Gender and Land Rights Database


Other factors influencing gender differentiated land rights

- It is estimated that the number of female-headed households increased from 10 per cent in 1998 to 15 per cent in 2008. These households are generally more vulnerable to poverty. Due to the unpaid care work that they often do, female head of households are prevented from undertaking employment and this is particularly notable in rural and remote areas where access to child care is not always available (12).

- Environmental degradation is increasing pressure on land

- Lack of sex-disaggregated data and information on the de facto position of rural women.

- Unemployment and poverty: the persistence of direct and indirect discriminatory practices against women in public and private employment with respect to recruitment, equal pay for work of equal value and maternity protection, as well as sexual harassment. The CEDAW Committee urged Mongolia to ensure that all employment-generation programmes are gender sensitive and that women fully benefit from all planned programmes to support entrepreneurship, including through vocational training, favourable credit conditions and income-generation opportunities. The Committee also called upon Mongolia to enact legislation prohibiting sexual harassment. (7)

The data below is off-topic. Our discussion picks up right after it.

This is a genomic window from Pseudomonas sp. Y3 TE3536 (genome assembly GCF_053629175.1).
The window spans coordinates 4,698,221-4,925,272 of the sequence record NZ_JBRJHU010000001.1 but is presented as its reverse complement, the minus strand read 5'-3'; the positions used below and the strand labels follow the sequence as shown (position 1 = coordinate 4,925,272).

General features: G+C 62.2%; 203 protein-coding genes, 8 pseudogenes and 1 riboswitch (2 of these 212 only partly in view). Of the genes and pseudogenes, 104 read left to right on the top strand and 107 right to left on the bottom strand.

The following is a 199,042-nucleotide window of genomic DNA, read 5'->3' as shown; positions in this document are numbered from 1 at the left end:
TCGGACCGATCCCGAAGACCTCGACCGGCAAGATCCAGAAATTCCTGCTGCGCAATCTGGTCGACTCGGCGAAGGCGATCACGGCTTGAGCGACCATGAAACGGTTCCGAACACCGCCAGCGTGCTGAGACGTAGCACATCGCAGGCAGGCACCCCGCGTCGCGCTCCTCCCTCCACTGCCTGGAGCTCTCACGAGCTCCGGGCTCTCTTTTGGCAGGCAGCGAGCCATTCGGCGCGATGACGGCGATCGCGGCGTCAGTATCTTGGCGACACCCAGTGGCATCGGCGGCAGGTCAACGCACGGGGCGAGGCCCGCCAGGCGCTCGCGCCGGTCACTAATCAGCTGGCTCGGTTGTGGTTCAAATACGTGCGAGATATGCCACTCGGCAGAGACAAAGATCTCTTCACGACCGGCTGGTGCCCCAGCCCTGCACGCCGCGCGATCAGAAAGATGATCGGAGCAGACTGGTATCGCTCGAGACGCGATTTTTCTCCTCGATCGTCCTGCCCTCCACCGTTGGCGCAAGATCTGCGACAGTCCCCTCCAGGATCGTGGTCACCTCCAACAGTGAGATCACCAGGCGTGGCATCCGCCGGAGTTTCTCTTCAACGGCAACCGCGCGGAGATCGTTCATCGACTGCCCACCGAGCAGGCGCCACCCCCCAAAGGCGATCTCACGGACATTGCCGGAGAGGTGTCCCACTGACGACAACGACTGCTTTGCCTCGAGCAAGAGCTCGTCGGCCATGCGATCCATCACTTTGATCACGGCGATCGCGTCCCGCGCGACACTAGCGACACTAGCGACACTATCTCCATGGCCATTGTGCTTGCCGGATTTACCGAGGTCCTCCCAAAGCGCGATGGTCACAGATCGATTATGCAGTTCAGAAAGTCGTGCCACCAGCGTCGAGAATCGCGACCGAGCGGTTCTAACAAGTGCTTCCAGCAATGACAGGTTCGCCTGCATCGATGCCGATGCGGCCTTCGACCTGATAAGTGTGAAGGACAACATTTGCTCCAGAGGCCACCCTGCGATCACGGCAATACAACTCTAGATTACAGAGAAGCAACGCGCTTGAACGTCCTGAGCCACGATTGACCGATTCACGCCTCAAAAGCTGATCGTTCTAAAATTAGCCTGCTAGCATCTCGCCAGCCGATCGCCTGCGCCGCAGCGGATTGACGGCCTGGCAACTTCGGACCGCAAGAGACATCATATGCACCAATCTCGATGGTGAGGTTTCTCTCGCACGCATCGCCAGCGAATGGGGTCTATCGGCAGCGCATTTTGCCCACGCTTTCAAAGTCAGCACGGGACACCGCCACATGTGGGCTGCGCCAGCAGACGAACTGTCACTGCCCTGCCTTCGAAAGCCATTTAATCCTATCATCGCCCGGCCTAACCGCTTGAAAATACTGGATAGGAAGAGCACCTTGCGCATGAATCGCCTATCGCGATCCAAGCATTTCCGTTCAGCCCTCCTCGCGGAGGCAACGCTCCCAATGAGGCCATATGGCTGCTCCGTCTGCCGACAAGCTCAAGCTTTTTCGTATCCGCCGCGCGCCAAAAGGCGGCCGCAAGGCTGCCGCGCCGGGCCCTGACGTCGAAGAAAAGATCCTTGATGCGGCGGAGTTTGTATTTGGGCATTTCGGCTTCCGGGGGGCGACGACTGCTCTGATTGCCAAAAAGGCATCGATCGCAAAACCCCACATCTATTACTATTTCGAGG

The high incidence of poverty among women and especially among rural women and households headed by women is an issue of concern, particularly in a country undergoing rapid economic growth. 

Sources: numbers in brackets (*) refer to sources displayed in the Bibliography